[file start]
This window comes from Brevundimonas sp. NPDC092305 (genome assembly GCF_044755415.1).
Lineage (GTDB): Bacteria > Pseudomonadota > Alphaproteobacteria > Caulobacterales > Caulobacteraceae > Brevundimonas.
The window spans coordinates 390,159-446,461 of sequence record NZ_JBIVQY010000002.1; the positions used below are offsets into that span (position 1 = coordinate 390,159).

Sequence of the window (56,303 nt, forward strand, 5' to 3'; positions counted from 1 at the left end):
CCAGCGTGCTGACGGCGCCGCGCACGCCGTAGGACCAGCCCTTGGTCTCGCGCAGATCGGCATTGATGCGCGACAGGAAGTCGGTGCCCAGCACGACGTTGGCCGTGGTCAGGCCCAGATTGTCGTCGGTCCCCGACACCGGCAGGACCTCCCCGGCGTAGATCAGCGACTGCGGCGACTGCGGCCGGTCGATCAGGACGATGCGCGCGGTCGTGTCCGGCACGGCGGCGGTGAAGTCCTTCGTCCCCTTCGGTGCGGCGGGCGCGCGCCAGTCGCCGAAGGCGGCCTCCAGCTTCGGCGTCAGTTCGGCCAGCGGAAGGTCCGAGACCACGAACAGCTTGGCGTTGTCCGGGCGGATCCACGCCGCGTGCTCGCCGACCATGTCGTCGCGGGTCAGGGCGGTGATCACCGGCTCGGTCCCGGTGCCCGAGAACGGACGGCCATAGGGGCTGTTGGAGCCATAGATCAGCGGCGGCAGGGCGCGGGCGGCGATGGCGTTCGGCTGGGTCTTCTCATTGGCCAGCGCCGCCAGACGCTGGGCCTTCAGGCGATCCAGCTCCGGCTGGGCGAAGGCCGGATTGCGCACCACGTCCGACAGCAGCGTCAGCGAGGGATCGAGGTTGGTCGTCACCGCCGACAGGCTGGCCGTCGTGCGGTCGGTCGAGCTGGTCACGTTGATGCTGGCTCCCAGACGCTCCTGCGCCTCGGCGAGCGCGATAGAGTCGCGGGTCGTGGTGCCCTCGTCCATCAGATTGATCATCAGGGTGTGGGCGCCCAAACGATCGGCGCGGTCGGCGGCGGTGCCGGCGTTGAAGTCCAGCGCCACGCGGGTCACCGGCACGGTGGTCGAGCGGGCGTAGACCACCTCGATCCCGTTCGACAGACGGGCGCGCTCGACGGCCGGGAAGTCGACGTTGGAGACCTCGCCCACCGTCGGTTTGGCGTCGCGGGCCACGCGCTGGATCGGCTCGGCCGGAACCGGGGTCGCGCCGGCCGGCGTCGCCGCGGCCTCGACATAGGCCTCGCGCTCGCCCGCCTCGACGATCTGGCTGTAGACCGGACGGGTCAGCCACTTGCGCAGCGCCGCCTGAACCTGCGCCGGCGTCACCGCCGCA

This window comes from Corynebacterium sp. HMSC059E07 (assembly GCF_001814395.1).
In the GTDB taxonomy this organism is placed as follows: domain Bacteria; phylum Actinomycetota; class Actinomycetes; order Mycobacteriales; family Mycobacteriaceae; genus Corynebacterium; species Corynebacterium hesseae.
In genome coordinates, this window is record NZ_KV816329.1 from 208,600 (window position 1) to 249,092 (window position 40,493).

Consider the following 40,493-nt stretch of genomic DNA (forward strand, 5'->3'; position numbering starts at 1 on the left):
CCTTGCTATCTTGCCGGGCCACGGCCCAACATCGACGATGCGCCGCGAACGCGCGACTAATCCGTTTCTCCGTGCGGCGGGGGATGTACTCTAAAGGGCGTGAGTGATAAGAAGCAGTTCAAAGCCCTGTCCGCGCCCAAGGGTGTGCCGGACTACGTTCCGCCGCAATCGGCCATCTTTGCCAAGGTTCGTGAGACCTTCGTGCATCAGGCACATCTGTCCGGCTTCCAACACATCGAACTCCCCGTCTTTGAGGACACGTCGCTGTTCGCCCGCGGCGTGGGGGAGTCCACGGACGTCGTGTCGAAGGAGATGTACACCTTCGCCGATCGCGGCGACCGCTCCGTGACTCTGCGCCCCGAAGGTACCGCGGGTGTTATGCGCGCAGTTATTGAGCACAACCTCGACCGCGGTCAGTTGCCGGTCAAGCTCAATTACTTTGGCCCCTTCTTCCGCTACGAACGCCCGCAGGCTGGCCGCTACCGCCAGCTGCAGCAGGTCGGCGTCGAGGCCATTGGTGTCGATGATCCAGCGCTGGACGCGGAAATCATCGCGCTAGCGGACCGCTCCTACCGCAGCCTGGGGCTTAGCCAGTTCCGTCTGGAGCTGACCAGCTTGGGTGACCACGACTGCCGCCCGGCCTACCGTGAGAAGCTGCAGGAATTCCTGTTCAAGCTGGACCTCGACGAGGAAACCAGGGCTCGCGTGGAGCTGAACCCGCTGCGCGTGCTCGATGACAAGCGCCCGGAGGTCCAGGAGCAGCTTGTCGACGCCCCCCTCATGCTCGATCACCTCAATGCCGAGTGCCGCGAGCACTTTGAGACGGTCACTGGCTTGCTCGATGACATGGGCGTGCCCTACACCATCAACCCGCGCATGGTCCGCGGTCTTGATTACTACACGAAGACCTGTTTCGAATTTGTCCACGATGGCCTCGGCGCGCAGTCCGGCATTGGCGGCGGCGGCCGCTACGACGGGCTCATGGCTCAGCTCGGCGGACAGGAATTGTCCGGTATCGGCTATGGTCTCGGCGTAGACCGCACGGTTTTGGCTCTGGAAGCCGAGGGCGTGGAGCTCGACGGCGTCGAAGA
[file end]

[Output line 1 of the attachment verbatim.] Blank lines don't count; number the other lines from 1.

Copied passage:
This window comes from Brevundimonas sp. NPDC092305 (genome assembly GCF_044755415.1).